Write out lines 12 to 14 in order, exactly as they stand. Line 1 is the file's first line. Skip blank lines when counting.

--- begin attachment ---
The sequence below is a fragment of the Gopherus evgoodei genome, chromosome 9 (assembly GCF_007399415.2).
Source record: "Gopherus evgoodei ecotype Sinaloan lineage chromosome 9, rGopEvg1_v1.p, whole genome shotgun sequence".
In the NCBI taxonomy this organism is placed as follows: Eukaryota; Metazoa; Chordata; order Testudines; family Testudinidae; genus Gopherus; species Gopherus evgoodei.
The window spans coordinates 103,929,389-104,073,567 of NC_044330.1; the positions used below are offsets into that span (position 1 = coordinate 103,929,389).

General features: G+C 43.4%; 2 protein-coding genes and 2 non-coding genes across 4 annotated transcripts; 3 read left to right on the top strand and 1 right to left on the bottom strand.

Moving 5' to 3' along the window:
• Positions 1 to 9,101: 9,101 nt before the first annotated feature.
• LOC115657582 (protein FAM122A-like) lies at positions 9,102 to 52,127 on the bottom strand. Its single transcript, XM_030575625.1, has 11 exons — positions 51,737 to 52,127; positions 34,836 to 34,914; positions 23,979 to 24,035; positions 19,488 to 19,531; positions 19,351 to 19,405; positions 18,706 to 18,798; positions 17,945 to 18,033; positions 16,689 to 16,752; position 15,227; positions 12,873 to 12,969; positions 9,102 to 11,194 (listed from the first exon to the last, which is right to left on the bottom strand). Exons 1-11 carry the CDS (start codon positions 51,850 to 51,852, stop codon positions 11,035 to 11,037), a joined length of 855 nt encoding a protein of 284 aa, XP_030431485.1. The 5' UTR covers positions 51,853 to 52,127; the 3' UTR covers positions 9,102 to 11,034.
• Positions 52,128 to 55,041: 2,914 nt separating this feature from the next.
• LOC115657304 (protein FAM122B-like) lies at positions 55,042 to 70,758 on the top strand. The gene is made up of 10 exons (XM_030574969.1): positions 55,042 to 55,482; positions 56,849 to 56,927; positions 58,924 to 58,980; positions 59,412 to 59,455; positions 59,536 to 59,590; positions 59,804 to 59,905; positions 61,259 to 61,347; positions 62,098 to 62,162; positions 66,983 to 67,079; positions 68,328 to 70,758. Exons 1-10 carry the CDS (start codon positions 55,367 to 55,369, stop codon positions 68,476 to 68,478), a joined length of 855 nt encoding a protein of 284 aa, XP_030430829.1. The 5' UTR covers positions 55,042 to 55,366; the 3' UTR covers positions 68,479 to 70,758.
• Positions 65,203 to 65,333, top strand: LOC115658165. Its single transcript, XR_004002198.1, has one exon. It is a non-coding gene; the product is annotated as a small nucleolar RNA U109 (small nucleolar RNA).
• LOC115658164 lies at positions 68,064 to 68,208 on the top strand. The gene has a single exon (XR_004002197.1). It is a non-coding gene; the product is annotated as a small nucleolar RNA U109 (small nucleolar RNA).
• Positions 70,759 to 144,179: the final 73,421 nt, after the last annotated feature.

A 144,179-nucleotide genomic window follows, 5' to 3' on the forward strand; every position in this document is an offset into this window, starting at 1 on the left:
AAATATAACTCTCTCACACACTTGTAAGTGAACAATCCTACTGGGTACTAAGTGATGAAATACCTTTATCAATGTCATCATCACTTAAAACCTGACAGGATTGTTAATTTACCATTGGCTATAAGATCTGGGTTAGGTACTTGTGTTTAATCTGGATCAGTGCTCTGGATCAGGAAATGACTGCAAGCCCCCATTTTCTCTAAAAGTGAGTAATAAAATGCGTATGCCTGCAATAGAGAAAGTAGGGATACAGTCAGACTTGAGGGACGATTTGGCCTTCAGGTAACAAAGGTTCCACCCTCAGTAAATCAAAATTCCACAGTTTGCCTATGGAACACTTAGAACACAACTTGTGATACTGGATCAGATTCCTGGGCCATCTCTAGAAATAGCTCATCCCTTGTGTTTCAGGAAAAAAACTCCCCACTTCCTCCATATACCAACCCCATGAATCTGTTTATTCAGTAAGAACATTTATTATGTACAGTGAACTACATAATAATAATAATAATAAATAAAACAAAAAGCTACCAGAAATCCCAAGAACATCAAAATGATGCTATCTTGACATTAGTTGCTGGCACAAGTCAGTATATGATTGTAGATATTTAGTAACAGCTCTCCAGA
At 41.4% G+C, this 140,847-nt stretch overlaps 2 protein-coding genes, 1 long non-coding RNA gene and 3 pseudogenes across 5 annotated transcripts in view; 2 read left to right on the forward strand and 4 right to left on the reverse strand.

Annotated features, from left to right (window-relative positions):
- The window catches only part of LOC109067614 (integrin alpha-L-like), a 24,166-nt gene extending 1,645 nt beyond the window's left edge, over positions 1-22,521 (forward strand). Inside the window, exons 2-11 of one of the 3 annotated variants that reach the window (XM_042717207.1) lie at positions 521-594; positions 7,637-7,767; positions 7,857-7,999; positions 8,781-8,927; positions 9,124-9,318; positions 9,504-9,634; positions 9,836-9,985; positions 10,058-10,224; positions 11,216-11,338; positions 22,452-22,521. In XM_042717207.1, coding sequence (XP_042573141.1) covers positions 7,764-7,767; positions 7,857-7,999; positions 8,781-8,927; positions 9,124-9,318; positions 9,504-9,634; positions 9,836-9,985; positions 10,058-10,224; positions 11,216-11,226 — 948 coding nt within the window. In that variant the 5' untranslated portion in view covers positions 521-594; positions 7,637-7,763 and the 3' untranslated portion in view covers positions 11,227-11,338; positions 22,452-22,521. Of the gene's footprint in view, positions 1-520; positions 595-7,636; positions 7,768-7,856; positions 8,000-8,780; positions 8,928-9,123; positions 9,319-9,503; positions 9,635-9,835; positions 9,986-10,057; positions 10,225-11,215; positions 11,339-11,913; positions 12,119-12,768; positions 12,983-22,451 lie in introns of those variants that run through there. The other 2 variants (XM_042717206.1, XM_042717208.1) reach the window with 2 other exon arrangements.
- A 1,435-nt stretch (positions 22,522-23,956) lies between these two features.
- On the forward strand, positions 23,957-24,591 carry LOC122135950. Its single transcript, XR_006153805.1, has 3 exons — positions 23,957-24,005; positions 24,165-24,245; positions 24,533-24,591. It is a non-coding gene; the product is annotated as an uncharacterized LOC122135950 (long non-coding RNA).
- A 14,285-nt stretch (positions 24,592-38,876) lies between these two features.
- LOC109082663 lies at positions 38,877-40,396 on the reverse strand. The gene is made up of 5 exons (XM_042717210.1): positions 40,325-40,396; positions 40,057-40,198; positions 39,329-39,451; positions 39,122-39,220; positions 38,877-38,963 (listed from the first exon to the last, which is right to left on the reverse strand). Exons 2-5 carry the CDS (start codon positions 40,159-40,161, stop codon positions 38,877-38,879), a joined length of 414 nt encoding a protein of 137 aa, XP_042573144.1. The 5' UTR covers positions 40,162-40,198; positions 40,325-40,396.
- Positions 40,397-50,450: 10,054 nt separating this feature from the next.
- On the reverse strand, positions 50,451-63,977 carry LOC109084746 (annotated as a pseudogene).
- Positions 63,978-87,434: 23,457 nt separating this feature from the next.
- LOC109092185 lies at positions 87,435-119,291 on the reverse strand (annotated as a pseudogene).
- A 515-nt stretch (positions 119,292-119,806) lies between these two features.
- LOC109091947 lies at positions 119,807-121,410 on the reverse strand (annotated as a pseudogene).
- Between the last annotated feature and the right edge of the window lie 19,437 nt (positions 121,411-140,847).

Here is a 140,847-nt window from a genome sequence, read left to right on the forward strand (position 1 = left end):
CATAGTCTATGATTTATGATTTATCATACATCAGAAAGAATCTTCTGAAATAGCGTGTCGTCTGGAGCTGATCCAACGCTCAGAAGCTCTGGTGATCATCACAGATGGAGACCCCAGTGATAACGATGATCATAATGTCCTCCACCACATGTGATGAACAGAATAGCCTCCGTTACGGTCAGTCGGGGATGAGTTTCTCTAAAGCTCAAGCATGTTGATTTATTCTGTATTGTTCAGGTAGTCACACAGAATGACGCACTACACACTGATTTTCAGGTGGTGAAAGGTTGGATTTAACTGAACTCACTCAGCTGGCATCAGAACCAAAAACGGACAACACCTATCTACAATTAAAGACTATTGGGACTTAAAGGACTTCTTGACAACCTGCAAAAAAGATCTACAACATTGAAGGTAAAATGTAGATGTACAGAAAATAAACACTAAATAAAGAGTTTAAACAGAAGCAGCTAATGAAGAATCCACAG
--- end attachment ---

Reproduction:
• LOC115658164 lies at positions 68,064 to 68,208 on the top strand. The gene has a single exon (XR_004002197.1). It is a non-coding gene; the product is annotated as a small nucleolar RNA U109 (small nucleolar RNA).
• Positions 70,759 to 144,179: the final 73,421 nt, after the last annotated feature.

A 144,179-nucleotide genomic window follows, 5' to 3' on the forward strand; every position in this document is an offset into this window, starting at 1 on the left: